James Stanbury

See other accessory reviews written by James Stanbury

Our expert has awarded the Mont Blanc 1250 Activa Alu roof bar set a four-star rating – read our review to find out what makes it one of the best!

Overview

If your tow car has roof rails, there's no need to overload your caravan with all your outdoor gear. Just go shopping for roof bars and pop the camping chairs, caravan awning, children's scooters and other bulky kit up on the roof! 

Caravan holidays are so much better if you can take all the caravan accessories you need. And now there are roof bars for sale that are designed to fit virtually all cars with their own roof rails. We chose a shortlist of 10 products for our roof bar tests and got them in to the Practical Caravan test bench. We were keen to find out how these sets of roof bars compare in price, strength, how easy they were to fit, and what kind of weight they could support to make all your load-lugging tasks easier.

Here we bring you our Mont Blanc 1250 Activa Alu review. At £70 more than Summit’s excellent, but similar-looking, 500 series bars, this set has you wondering what extras you get for the money. Well, first off, these bars can support up to 100kg. 

But, unlike the portly Atera Signo, aluminium construction keeps the bars themselves lightweight. A five-year warranty offers reassurance that the bars are up to the heavy loading, too. 

When driving, the Mont Blanc 1250 Activa Alu roof bars produce slightly less noise than the Summits, and they’re easier to fit. They come ready for use, and one of the feet’s end covers — all of which have to be removed to access the adjusters — even boasts an Allen key, meaning that no separate tools are required.

So, how does the Mont Blanc 1250 Activa Alu measure up to other roof bars available for caravan holidays?

The best roof bar set we tested was the Thule WingBar costing £150.50 at the time of our test, a superb set of modular roof bars with an easy fitting system, noise-reduction built in, an aerodynamic shape and 100kg load. We awarded this Thule set five stars.

We also liked the Summit 500 Series, at £89.95, which you have to assemble yourself, and which can take a 75kg load. We gave the Summit 500 four stars.

The Mont Blanc Supra 004 roof bar set costing £103.43 is ideal if your tow car has no roof rails, because you can buy versions of it to fasten into fixed points, door apertures and roof gutters. The Mont Blanc Supra 004 suffers from the fact that it can only take a 60kg load and has no locking system, however, so we gave it two stars, considering the price.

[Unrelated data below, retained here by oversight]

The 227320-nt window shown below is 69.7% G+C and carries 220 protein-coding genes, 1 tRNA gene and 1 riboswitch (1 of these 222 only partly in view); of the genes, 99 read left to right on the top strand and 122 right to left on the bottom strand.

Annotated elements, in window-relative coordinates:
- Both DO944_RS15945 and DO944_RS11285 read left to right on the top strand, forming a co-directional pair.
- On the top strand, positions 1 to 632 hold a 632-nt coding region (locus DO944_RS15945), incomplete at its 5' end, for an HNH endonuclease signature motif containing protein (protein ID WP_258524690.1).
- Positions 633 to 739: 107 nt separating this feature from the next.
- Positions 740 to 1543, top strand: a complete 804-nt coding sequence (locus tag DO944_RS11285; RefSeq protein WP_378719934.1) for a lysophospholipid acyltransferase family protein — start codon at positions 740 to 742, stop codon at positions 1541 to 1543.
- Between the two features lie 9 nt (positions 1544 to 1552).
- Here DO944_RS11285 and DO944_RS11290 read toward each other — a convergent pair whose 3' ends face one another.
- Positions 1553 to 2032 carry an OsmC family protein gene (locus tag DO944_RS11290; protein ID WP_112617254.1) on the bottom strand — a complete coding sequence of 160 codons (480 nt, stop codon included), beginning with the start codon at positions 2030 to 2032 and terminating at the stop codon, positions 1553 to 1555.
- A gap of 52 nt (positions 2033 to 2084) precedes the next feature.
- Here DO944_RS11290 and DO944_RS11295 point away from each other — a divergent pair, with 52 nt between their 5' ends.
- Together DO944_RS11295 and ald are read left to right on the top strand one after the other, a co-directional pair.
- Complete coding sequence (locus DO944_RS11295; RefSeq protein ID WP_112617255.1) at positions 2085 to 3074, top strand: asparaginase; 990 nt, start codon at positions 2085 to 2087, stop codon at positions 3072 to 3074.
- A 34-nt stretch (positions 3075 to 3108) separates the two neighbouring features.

The cheapest roof bars we tested were the Spanish-manufactured Cruz SR+ 130 roof bars, which cost just £49.95 plus shipping. Check out the rest of our Practical Caravan roof bar test results before you part with your cash.

Technical specs

Supportsweights up to 100kg
MaterialsAluminium
WarrantyFive years

Verdict

The excellent Mont Blanc 1250 Activa Alu roof bar set ticks all the boxes for us. It's lightweight and quietly efficient, just what we need when packing for caravan holidays.

Thought has gone into the product design, and we like the fact that it's possible to fit these roof bars even if you've forgotten to take a toolkit on holiday. No wonder the Mont Blanc 1250 Activa Alu roof bar set gets a four-star rating from us!

Conclusion

Pros

  • Quiet roof bars
  • Made of lightweight aluminium
  • Five-year warranty
  • No extra tools needed

Cons

  • It's pricier than the Summit 500 Series
Share with friends

Follow us on

Most recent caravan reviews

The Practical Caravan Elddis Crusader Zephyr review – 1 - The exterior colour is called 'Champagne', but it is really a heathery brown, differentiating it from the blue of its Compass Camino 660 sister van (© Peter Baber/Practical Caravan)
The Practical Caravan Lunar Lexon 590 review – 1 - Flush-fitting windows, the sunroof, alloy wheels and the cantilever-action gas locker door all add a touch of class to the 590 (© Practical Caravan)
The Practical Caravan Sprite Quattro DD review – 1 - This twin-axle from the 2017 range of Sprite caravans has an MTPLM of 1624kg (© Andy Jenkinson/Practical Caravan)
The Practical Caravan Bailey Pursuit 560-5 review – 1 - The single front window may look budget-style to some, but we like the uncluttered view it provides from inside the van (© Practical Caravan)
The Practical Caravan Compass Capiro 550 review – 1 - The new-for-2017 Compass Capiro 550 has a 1467kg MTPLM (© Practical Caravan)
The Practical Caravan Sterling Eccles 510 review – 1 - Sharp graphics and a carbonfibre-effect gas-locker lid give the Sterling a unique personality that distances it from its Swift Challenger sibling (© Practical Caravan)